William, surely you understand that to talk about God (who you rightly note is spirit) we must use human language with all its limitations, and that usually (if not always) we are using picture language? When we say: “God is a consuming fire” (Dt 4:24) we do not mean that one can measure the divine temperature! If we speak of God as the Rock (Dt 32:18) we do not mean that it is appropriate for geologists to enquire about the origin of God!

2) Jesus is wrong, for He Himself was referred to as male, and He was male with male anatomy, and He referred to both God the Father as male (John 14:16-17);

OK, we are all agreed, Jesus was male. But does that mean God is male? We are also agreed that Jesus had eyes of a certain colour. (We don’t know what colour, but we agree he had eyes, and if so they must have had some colour ;)  Does that mean God has (for the sake of argument, and taking the most likely option) dark brown eyes? Jesus was a practicing Jew. Does that mean God is Jewish?

You get the point. In theological terms there is a distinction to be made between the logos ensarkos (the Word made flesh) and the logos asarkos (the second person of the Trinity as such) not every quality of one is a quality of the other, there are requirements and limitations to becoming flesh. So, the fact that Jesus was male does NOT mean that the Son (second person of the Trinity) is male.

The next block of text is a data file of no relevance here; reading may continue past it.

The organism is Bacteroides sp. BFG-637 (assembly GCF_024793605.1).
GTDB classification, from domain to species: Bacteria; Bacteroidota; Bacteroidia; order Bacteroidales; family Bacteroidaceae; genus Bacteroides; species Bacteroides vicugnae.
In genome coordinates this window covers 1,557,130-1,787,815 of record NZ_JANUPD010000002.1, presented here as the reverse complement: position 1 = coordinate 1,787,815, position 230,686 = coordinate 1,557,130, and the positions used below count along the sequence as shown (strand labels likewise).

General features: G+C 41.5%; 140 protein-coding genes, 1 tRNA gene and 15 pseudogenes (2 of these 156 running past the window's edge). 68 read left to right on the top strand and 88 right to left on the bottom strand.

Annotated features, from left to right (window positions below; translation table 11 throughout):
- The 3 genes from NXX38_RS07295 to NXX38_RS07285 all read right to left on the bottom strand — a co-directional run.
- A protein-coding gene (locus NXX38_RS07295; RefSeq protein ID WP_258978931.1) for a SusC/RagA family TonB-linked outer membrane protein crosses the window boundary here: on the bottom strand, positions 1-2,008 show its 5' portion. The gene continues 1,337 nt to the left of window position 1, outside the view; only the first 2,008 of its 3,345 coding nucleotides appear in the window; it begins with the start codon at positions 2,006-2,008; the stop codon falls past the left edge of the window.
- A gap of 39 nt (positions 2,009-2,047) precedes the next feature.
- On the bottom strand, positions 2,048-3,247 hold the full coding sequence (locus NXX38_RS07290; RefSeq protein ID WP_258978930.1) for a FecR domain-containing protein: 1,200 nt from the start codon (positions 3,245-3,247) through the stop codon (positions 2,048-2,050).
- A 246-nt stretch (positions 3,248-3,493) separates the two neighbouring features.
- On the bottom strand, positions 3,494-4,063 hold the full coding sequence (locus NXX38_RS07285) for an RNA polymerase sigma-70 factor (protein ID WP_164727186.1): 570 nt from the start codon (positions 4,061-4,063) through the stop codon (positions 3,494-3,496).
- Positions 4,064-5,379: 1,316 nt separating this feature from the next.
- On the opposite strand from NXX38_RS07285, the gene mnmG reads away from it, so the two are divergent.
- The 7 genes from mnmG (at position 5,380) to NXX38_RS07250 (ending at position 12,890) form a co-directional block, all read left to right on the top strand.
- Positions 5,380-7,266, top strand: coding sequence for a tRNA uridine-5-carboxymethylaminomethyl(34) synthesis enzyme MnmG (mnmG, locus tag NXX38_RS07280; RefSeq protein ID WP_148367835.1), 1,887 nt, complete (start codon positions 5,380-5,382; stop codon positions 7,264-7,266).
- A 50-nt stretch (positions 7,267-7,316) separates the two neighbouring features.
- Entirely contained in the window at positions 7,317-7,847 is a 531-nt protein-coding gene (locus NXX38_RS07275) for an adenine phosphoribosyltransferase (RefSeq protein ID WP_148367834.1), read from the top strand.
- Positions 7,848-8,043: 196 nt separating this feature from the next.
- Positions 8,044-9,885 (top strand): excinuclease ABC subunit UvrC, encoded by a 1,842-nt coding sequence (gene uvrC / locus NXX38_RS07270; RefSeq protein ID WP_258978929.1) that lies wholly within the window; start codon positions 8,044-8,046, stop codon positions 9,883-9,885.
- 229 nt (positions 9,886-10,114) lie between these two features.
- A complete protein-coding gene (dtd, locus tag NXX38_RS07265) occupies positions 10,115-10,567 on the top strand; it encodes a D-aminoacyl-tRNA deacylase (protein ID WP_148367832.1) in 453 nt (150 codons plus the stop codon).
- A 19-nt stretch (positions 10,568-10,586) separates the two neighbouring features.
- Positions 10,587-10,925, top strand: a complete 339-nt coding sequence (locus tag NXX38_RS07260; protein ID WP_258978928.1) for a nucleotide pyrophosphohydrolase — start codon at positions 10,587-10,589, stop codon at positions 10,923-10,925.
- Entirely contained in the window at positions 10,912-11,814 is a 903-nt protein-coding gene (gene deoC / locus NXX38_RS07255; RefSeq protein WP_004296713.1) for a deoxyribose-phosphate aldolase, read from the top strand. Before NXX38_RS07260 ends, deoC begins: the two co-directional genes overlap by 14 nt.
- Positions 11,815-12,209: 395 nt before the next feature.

3) God must be neuter metaphysically.

Again NO. If God were neuter, just as would be true if God were female or male, then God would be part of one genre or class of beings in distinction to others. If that were true then God would not be incomparable, God would merely be “a god”, something less than the maker and sustainer of all.

You see, William, my trouble with your arguments all boil down to one thing. Your God is too small!

That title of a fine book from my childhood2 has always stuck with me, and I am convinced it is always true, and that we must continually battle with our human desire to reduce God to manageable proportions ;) Part of that battle is affirming with the great theologians of the ages that “God is not of any genre”, God is not one member of any kind or class. This includes the classes of male, female and even neuter. On a form asking “Gender?” God would reply “None of the above!”